Rolling instalments are conceptually similar to a series of consecutive ordinary instalments where you are assumed to have elected to roll from one series to the next. The objective of a rolling instalment is to maintain the level of gearing as per the disclosure document at the time of issue
Features of rolling instalments
|Underlying assets||Issued over Shares, Exchange Traded Funds, Listed Investment Companies, A-REITs and Managed Funds|
|Term to expiry||Three months to 15 years, with reset periods either 12, 18 or 24 months|
|Exercise style||American or European|
|Gearing ratio (LVR)||On issue it can range from 40% to 110%|
|Code abbreviation||6 letter code with the fourth letter being an I or J (D when in a rolling period)|
|Initial payment||Instalment price, varies depending on the level of gearing (includes a funding cost component)|
|Final instalment||Final instalment (loan amount) is optional. Adjusted at reset dates|
|Settlement||Generally Deliverable ( full ownership of underlying asset is transferred)|
|Entitlements||Entitled to all dividends and distributions including franking credits|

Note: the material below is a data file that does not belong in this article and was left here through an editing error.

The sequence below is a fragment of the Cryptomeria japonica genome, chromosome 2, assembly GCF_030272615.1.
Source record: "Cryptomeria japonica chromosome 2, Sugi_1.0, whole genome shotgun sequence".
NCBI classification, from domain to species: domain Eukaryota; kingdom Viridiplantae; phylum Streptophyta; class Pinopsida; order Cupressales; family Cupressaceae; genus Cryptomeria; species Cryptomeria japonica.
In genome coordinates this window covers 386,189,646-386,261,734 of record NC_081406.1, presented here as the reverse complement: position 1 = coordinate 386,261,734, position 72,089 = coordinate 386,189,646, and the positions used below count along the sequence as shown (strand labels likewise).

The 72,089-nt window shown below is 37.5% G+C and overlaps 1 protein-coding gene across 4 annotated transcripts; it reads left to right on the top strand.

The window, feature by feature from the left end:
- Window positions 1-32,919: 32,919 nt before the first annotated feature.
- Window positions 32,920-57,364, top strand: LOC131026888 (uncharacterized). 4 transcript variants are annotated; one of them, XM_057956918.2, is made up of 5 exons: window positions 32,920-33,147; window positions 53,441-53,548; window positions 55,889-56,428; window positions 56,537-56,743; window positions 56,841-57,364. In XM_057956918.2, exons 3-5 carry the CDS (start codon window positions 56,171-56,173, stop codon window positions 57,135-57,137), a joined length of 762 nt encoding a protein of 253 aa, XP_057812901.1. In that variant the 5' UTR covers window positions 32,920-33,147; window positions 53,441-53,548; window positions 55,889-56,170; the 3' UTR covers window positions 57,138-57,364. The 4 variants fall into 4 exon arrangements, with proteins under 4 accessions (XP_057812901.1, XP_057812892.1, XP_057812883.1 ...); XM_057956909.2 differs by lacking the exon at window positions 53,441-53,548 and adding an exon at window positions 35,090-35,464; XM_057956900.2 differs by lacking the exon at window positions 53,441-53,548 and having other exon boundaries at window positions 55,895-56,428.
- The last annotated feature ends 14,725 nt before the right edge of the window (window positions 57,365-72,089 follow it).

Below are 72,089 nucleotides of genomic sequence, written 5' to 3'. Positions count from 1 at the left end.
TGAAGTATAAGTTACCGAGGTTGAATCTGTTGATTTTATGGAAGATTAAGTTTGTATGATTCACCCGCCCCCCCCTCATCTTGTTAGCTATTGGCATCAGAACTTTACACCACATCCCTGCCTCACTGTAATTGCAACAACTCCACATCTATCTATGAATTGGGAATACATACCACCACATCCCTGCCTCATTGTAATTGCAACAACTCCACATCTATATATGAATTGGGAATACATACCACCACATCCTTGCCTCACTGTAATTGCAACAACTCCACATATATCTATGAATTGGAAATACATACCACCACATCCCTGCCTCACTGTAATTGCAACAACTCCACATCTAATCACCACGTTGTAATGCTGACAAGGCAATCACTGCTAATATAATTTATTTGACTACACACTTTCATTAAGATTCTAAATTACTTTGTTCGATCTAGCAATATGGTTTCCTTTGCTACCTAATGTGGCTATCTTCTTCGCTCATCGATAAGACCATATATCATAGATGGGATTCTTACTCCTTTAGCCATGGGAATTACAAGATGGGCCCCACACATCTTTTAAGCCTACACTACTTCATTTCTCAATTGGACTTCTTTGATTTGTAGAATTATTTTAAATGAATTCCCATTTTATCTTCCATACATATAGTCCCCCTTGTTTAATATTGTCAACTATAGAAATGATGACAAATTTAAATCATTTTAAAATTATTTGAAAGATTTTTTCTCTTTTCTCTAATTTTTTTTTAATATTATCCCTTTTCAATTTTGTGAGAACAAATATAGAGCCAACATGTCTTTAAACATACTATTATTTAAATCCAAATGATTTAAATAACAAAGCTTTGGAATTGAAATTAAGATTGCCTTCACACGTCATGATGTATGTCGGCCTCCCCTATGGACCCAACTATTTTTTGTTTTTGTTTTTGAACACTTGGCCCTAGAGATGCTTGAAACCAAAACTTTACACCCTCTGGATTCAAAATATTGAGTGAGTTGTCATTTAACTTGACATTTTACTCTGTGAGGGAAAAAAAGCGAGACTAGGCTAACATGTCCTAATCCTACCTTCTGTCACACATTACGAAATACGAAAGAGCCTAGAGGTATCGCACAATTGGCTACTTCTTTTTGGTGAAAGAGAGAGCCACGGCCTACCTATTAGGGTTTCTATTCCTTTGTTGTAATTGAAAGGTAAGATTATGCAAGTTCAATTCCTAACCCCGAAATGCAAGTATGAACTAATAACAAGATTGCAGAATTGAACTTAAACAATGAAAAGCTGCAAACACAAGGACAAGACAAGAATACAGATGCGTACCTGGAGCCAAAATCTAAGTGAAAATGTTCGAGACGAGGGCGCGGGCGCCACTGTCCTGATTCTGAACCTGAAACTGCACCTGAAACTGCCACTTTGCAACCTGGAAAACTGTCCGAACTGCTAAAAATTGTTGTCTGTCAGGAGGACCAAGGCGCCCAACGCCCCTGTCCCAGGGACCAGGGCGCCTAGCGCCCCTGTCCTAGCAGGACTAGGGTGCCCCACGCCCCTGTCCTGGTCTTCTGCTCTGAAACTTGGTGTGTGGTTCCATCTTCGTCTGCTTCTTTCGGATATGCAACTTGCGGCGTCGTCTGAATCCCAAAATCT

How rolling instalments work
Each period there is a reset date,' on which the loan amount is adjusted. The period between resets can be either 12, 18 or 24 months. On the reset date you have an opportunity to make various elections (detailed in the disclosure document).
Prior to each reset date the issuer reviews the loan amount per instalment series. Issuers generally send holders a notice specifying the new loan amount, interest and borrowing fee that are likely to apply for the next period. The notice outlines the net amount that you may need to pay to, or may receive from, the issuer.
The objective of adjusting the loan amount is to keep the level of gearing within the levels initially specified in the disclosure document. Before you buy a rolling instalment be sure to check the disclosure document for the default gearing level.
The issuer has discretion to terminate a series on the reset date. If the issuer terminates the instalment series, you can still elect to exercise the instalment on the reset date. Alternatively you can elect to receive a cash payment, which is approximately the difference between the current share price and the current loan amount.
Whether you receive, or are due to pay, a net amount to the issuer depends on the movement of the share price since the previous reset date.
Reset date 1
An instalment with a loan amount of $10.00 is about to roll over into the next period. The new loan amount indicated by the issuer has increased to $12.00, and the interest and borrowing fee component is set at $1.50. The expected payment from the issuer to you would be $0.50. This reflects the increase in the loan amount ($2.00), less the interest and fee component ($1.50).
Reset date 2
In the following period, the loan amount is reduced from $12.00 to $9.00, and the interest and borrowing fee of $1.00 is due for the next period. The expected payment from you to the issuer would be $4.00. This reflects the decrease in the loan amount ($3.00), plus the interest and fee component ($1.00).